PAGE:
Gender Quota Policies Essay -- Law, Women Behavior in Hearing Debate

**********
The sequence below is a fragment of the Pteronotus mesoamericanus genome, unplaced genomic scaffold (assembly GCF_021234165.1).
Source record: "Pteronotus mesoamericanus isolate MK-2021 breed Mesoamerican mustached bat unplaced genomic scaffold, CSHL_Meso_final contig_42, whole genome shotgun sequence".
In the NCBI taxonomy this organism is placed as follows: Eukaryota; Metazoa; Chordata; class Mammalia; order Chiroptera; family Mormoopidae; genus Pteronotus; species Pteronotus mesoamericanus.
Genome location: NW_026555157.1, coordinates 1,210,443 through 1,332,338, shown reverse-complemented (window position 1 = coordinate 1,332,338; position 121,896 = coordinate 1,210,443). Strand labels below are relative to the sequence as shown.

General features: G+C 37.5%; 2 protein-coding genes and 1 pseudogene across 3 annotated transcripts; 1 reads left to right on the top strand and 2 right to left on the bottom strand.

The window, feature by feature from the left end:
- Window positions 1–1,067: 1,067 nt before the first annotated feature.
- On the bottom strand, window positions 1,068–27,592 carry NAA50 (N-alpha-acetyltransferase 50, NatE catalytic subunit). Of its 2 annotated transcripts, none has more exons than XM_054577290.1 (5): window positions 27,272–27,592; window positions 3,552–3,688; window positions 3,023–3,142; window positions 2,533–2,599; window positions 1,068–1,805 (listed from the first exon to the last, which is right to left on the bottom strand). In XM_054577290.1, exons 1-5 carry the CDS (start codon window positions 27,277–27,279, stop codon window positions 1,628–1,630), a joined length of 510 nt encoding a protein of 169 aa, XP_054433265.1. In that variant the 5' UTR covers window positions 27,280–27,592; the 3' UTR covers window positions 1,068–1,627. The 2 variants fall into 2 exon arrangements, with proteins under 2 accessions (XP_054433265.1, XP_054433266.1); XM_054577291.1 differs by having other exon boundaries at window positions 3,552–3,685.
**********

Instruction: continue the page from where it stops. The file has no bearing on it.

In general, every country has two choices when it comes to getting women involved in politics; they can either encourage women’s participation in politics or implement policies that require parties and parliament to have a certain proportion of women holding elected offices (Stokes, 2005: 78). The second option requires that the party adopts the gender quota system which is a number of seats reserved for women (Stokes, 2005:77). Ever since quotas have been adopted and diffused across nations, the proportion of women in national legislature has increased from the period of 1975 to 1995 (Caul; 2001:1214). This goes to show that the adoption of quota policies have facilitated women’s entrance into politics. However, the road to adoption of the quotas policies has been influenced by several factors: political and societal (Caul; 2001), as well as parties’ culture and characteristics (Stokes 2005, Chapter 1). The rationale behind using quota policies is that the more women are present in legislative politics, the more chances women will have the chance to influence policy (Lyn: 1994: 560). Lyn Kathlene examines women’s presence and behaviours in a Colorado state in legislature hearing committees to test for their input in policy making and debates. The question that this paper seeks to answer if whether or not women get to influence policy making once in office, like advocates hoped for? We will see that to a certain extent it is possible to observe women’s impact in the decision making process. Although other pressures such cultural, negative conversational dynamics between men and women are present it does not decrease the rate of women’s participation in political decision making process. Instead it exposes the negative response ... ... on issues that directly affect them such as family issues. Their presence in national legislature means that they were elected by the population, they not only acting on behalf of all women but also standing in these hearing committees as their duty as a delegate of those who have elected her. The grounds for their interventions are based on their ability to position themselves as women but also as an elected official. Being present at hearing debates, shows that their presence is aligned with their ability to influence policy, regardless of the times they get interrupted. Male’s behaviours towards women expose a reality that is more related to their characters and behaviours. The findings that we have looked do not show any connection male’s behaviours towards women in hearing debate that discourage them from participating and voicing their opinions in debates.